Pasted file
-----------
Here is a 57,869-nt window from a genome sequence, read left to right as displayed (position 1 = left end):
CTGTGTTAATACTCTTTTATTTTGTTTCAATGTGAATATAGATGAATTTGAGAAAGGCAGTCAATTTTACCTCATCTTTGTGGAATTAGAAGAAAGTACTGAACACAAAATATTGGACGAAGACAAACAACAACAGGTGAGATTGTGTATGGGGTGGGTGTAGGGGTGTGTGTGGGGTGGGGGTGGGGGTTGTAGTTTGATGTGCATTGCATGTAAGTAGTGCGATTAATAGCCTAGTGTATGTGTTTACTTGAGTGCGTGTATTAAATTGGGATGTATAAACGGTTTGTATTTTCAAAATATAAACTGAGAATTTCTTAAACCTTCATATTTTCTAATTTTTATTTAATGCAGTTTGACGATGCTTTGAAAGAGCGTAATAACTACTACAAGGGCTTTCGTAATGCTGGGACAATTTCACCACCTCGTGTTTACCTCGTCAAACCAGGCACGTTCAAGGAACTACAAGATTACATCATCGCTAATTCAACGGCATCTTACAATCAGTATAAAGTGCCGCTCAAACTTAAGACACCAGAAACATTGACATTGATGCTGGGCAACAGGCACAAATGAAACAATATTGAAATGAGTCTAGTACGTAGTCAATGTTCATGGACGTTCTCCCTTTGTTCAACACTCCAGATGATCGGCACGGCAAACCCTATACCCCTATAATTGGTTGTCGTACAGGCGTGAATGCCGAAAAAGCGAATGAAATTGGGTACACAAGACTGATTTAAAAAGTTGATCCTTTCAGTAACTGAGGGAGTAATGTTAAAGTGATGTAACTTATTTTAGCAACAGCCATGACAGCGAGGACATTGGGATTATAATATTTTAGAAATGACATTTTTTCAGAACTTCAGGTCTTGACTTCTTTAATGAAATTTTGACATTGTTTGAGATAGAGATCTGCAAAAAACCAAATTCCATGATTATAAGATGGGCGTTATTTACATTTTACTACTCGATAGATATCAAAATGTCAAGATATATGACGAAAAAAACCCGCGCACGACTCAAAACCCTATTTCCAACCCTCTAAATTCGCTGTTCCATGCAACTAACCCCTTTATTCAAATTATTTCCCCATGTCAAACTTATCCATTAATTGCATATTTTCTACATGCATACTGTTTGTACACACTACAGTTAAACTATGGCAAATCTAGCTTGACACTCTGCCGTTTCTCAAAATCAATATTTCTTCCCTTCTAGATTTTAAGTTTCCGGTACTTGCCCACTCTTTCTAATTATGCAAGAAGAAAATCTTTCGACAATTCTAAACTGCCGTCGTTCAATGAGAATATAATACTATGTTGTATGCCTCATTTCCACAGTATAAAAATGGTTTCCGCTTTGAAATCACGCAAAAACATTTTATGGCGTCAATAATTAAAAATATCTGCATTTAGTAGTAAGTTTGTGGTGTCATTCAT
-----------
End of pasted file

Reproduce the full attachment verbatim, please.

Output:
Here is a 57,869-nt window from a genome sequence, read left to right as displayed (position 1 = left end):
CTGTGTTAATACTCTTTTATTTTGTTTCAATGTGAATATAGATGAATTTGAGAAAGGCAGTCAATTTTACCTCATCTTTGTGGAATTAGAAGAAAGTACTGAACACAAAATATTGGACGAAGACAAACAACAACAGGTGAGATTGTGTATGGGGTGGGTGTAGGGGTGTGTGTGGGGTGGGGGTGGGGGTTGTAGTTTGATGTGCATTGCATGTAAGTAGTGCGATTAATAGCCTAGTGTATGTGTTTACTTGAGTGCGTGTATTAAATTGGGATGTATAAACGGTTTGTATTTTCAAAATATAAACTGAGAATTTCTTAAACCTTCATATTTTCTAATTTTTATTTAATGCAGTTTGACGATGCTTTGAAAGAGCGTAATAACTACTACAAGGGCTTTCGTAATGCTGGGACAATTTCACCACCTCGTGTTTACCTCGTCAAACCAGGCACGTTCAAGGAACTACAAGATTACATCATCGCTAATTCAACGGCATCTTACAATCAGTATAAAGTGCCGCTCAAACTTAAGACACCAGAAACATTGACATTGATGCTGGGCAACAGGCACAAATGAAACAATATTGAAATGAGTCTAGTACGTAGTCAATGTTCATGGACGTTCTCCCTTTGTTCAACACTCCAGATGATCGGCACGGCAAACCCTATACCCCTATAATTGGTTGTCGTACAGGCGTGAATGCCGAAAAAGCGAATGAAATTGGGTACACAAGACTGATTTAAAAAGTTGATCCTTTCAGTAACTGAGGGAGTAATGTTAAAGTGATGTAACTTATTTTAGCAACAGCCATGACAGCGAGGACATTGGGATTATAATATTTTAGAAATGACATTTTTTCAGAACTTCAGGTCTTGACTTCTTTAATGAAATTTTGACATTGTTTGAGATAGAGATCTGCAAAAAACCAAATTCCATGATTATAAGATGGGCGTTATTTACATTTTACTACTCGATAGATATCAAAATGTCAAGATATATGACGAAAAAAACCCGCGCACGACTCAAAACCCTATTTCCAACCCTCTAAATTCGCTGTTCCATGCAACTAACCCCTTTATTCAAATTATTTCCCCATGTCAAACTTATCCATTAATTGCATATTTTCTACATGCATACTGTTTGTACACACTACAGTTAAACTATGGCAAATCTAGCTTGACACTCTGCCGTTTCTCAAAATCAATATTTCTTCCCTTCTAGATTTTAAGTTTCCGGTACTTGCCCACTCTTTCTAATTATGCAAGAAGAAAATCTTTCGACAATTCTAAACTGCCGTCGTTCAATGAGAATATAATACTATGTTGTATGCCTCATTTCCACAGTATAAAAATGGTTTCCGCTTTGAAATCACGCAAAAACATTTTATGGCGTCAATAATTAAAAATATCTGCATTTAGTAGTAAGTTTGTGGTGTCATTCAT